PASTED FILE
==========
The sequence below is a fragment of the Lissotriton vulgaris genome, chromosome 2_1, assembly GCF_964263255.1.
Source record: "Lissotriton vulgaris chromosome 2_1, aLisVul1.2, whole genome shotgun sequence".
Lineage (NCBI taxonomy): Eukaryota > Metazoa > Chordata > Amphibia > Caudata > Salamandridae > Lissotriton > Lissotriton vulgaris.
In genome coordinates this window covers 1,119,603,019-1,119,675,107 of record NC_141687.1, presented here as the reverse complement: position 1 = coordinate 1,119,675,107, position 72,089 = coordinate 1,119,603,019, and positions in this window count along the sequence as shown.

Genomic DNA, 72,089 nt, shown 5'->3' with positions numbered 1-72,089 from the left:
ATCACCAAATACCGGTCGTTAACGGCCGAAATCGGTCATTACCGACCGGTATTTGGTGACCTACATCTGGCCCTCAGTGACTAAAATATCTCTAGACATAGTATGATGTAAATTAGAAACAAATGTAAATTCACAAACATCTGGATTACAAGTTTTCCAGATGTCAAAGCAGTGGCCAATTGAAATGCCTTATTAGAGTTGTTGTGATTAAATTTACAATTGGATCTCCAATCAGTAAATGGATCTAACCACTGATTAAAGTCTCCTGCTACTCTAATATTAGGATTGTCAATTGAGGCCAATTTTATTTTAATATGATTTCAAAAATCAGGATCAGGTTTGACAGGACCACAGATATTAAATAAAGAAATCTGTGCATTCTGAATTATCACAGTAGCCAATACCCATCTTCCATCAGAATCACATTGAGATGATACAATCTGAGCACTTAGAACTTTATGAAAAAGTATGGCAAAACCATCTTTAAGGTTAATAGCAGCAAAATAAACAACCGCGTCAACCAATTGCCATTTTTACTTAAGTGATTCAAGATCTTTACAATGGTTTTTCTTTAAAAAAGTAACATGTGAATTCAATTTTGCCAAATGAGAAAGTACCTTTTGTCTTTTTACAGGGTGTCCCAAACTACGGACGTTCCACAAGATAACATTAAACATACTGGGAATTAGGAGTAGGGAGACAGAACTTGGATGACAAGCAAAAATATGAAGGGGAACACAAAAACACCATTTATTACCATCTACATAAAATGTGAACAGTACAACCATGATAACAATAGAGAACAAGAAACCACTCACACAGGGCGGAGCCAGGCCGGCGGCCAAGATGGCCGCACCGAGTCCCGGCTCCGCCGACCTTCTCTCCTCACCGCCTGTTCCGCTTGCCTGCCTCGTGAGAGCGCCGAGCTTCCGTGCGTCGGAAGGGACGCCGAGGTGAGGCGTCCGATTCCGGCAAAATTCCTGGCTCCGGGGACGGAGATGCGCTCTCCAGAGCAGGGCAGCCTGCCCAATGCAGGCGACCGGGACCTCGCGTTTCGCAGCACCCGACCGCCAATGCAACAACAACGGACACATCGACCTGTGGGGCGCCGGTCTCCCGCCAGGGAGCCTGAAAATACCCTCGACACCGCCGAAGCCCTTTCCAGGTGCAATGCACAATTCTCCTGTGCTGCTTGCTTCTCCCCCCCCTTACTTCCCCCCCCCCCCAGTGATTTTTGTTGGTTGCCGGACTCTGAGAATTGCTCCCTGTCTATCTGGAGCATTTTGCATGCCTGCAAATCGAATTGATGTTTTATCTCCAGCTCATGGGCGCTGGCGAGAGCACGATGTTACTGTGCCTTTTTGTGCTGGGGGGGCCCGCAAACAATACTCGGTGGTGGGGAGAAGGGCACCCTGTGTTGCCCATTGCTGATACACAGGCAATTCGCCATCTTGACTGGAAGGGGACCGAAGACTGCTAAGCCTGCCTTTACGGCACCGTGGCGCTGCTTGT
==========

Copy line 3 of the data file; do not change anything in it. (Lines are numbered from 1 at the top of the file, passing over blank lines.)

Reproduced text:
Lineage (NCBI taxonomy): Eukaryota > Metazoa > Chordata > Amphibia > Caudata > Salamandridae > Lissotriton > Lissotriton vulgaris.